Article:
Shortly after 8 o’clock the following little people all arrayed in the prettiest of costumes marched on to the stage in couples: Misses Black, Curtis, Gilbert, Gully, Heaps, Melhuish, Moore, Stuckey, M. Heaps, Lightfoot, Leggett, Mackay, Mabin, & Webb. Masters Black, Buckeridge, Leggett, E. Leggett, Lightfoot, Melhuish, Moore, Sealey, & Webb. Of the dancing, which commenced with Sir Rodger de Coverley, it is impossible to speak in too high praise, for it was simply perfect. In all there were twelve figures, some of them most intricate & complicated and all were gone through without the slightest hesitation or a single mistake. Colonel Pitt & Major Webb have received, & deservedly so, much kudos for the efficiency which the Nelson Volunteers have attained in battalion drill, but we may fairly say that no movements were ever executed in the Botanical Reserve with greater precision than were those around the Maypole last night under the direction of the Misses Harris . . . The applause was frequent & enthusiastic.

The Colonist’s account:

An announcement was made by the Beadle that the Maypole dance was about to begin. It may safely be said that never before was such a pretty scene witnessed when some eight & twenty or thirty children whose quaint costumes, though serving to make the picture more attractive, were altogether powerless to divert one’s pleasurable contemplation off the charming little fairies & their winsome graces. These little people deserve no end of praise for the assiduity with which they evidently had submitted to the careful training of the Damezelles Frances Harris and Ellen Harris, assisted by Damezelle Harris, for their dances were executed with wonderful precision — a fact which must have been gratifying in the highest degree to the ladies whose names we have just mentioned. Commencing with the old-fashioned Sir Rodger de Coverley, the children, after some exceedingly pretty figures, danced round the Maypole linking their arms around one another, and then holding the gaily coloured ribbons. The combinations are only to be described as the prettiest imaginable. During the dance the audience applauded most heartily but at its conclusion the children were greeted with cheers.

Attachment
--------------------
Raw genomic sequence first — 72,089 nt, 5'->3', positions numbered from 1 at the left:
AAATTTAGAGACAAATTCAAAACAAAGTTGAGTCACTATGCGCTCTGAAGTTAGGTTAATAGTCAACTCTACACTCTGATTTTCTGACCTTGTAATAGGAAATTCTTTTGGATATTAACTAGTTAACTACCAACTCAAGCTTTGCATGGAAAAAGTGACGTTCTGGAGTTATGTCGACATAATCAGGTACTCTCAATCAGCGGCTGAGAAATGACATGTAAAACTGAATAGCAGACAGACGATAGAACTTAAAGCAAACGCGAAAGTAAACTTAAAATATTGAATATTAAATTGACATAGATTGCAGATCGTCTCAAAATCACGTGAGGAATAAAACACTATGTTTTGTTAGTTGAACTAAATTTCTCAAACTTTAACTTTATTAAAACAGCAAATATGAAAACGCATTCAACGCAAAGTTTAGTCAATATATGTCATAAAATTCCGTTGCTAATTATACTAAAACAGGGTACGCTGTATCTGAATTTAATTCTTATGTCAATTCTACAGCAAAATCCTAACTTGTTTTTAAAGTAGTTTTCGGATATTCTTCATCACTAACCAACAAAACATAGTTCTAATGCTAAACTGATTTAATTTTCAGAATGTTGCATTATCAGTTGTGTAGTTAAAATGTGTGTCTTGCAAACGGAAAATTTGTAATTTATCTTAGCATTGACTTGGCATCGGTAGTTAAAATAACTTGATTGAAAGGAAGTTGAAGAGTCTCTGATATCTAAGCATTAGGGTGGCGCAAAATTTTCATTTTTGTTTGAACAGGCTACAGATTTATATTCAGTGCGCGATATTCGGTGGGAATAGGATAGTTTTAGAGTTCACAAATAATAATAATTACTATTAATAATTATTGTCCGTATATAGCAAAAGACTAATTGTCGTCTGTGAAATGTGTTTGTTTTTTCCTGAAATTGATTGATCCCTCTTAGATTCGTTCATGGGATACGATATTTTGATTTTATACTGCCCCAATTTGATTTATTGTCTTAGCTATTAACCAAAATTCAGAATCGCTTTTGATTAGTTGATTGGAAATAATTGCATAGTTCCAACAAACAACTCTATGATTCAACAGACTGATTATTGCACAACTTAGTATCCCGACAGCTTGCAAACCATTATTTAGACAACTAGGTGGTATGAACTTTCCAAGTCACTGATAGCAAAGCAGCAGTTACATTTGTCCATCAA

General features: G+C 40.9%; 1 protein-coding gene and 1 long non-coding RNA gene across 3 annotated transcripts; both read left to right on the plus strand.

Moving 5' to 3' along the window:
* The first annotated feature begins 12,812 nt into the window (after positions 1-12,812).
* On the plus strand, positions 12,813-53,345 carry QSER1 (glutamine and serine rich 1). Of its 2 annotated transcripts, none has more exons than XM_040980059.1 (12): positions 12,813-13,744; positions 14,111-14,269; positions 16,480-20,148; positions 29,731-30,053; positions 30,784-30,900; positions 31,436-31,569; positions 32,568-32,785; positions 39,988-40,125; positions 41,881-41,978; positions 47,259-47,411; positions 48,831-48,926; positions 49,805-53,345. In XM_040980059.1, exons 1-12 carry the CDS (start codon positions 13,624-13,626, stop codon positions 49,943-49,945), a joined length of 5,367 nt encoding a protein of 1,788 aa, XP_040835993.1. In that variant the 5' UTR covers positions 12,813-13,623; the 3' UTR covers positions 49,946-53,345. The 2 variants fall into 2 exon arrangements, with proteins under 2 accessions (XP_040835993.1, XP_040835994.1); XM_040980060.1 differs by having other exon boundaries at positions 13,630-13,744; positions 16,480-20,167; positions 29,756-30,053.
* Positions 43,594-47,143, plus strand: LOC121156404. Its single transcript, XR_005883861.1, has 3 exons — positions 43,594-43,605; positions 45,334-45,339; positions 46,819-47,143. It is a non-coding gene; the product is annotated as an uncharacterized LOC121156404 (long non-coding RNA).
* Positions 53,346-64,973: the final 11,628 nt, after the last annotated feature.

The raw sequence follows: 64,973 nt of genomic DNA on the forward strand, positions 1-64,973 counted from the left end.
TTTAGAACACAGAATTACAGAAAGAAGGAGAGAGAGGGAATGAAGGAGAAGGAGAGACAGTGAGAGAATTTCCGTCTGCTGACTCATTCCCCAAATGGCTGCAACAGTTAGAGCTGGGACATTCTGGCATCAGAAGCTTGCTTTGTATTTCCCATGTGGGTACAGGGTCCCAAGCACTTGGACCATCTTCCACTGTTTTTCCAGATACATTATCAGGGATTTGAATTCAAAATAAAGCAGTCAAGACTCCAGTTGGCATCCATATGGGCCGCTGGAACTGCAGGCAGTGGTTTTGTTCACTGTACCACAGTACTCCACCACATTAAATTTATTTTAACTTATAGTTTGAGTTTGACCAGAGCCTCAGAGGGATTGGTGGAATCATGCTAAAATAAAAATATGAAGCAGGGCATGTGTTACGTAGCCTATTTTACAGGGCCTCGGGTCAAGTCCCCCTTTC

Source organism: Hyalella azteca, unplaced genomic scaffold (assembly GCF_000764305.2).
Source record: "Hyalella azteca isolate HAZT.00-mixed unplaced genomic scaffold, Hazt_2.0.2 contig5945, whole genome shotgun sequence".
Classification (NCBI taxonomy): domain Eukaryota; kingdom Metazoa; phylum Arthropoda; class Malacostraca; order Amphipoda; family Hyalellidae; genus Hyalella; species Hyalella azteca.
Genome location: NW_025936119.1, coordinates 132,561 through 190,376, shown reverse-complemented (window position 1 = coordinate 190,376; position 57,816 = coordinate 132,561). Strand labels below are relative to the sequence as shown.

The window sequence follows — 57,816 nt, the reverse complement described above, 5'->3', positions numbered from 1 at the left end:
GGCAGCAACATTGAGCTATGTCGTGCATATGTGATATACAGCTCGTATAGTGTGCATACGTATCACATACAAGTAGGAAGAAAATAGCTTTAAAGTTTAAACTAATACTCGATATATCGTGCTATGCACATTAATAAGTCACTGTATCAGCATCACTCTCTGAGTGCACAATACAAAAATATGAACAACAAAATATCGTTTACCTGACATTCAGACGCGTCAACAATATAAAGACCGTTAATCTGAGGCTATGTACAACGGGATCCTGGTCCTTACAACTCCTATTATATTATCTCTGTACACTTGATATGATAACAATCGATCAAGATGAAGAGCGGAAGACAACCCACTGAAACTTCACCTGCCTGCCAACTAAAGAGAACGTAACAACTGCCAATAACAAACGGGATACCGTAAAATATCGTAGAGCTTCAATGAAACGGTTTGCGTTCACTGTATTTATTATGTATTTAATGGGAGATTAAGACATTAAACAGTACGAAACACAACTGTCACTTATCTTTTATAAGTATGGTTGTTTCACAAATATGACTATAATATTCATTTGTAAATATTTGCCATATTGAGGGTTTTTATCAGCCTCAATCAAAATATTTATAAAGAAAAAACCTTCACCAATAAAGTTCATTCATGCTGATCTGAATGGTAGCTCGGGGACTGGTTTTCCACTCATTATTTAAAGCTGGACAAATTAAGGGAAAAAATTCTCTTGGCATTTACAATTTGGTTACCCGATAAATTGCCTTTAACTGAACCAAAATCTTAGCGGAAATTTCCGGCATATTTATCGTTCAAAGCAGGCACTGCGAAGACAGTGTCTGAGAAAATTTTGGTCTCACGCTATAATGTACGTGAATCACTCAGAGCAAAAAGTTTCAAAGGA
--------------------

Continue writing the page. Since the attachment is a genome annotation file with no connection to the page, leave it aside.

Flattering as the papers were I do not think one word went beyond the truth, we had taken immense trouble, & the strictness with which from the commencement Frances had insisted upon order & obedience went far to ensure success while our artist’s taste made [us] take the utmost care that everything was in keeping & appropriate. As for our own dresses, we all got very soon tired of hearing how beautiful they were & how well they suited us. Our neighbour Mrs Tyree, on coming home from the Fayre, told Mrs Moore that, ‘Our Miss Harrises could hold their own with anybody.’